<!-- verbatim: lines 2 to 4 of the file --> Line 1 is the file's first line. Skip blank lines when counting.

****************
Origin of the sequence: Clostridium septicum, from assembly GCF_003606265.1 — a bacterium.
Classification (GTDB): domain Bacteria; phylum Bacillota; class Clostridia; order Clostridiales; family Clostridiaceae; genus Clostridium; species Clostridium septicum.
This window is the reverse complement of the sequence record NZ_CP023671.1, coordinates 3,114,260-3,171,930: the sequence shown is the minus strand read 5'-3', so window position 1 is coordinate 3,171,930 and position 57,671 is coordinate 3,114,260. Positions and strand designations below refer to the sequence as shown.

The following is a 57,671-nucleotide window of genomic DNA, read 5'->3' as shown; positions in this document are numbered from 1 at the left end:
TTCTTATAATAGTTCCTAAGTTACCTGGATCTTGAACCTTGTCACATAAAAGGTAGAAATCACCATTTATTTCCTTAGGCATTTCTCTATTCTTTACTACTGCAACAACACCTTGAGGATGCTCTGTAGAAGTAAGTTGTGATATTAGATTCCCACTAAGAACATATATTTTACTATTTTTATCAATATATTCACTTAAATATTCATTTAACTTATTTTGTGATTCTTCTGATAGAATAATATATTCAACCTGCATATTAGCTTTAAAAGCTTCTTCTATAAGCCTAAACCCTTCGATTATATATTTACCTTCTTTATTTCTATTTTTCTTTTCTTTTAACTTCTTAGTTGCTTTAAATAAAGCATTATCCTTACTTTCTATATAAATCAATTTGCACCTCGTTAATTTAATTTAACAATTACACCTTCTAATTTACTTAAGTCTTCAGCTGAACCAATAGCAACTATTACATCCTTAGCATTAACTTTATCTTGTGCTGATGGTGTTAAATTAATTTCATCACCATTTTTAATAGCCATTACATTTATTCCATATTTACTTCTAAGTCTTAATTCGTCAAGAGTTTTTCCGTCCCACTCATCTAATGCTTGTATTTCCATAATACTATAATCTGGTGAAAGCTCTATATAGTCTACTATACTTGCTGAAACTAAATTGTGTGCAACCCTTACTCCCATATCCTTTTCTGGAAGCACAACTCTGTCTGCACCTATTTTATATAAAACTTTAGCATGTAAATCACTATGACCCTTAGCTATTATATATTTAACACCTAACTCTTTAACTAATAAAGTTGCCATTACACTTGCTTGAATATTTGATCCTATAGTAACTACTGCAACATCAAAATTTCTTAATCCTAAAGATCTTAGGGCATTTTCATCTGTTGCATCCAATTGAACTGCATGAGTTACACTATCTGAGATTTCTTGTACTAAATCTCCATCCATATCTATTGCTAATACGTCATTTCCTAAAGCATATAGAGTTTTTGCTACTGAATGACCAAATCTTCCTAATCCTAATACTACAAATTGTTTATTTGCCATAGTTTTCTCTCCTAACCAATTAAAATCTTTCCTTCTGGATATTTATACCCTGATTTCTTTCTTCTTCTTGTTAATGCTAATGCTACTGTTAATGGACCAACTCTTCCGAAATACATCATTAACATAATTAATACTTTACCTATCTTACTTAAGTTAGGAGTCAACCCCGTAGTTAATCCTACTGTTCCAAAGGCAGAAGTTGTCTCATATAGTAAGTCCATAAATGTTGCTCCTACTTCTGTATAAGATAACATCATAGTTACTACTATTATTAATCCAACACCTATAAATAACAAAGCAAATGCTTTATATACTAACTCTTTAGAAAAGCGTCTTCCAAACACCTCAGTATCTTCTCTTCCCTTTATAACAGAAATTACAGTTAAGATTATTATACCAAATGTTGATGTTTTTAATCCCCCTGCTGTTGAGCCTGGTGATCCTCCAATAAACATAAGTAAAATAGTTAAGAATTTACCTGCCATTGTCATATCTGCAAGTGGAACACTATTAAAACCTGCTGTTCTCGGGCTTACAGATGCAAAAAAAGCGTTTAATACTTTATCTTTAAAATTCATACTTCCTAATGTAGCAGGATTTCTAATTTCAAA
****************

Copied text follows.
Classification (GTDB): domain Bacteria; phylum Bacillota; class Clostridia; order Clostridiales; family Clostridiaceae; genus Clostridium; species Clostridium septicum.
This window is the reverse complement of the sequence record NZ_CP023671.1, coordinates 3,114,260-3,171,930: the sequence shown is the minus strand read 5'-3', so window position 1 is coordinate 3,171,930 and position 57,671 is coordinate 3,114,260. Positions and strand designations below refer to the sequence as shown.

The following is a 57,671-nucleotide window of genomic DNA, read 5'->3' as shown; positions in this document are numbered from 1 at the left end: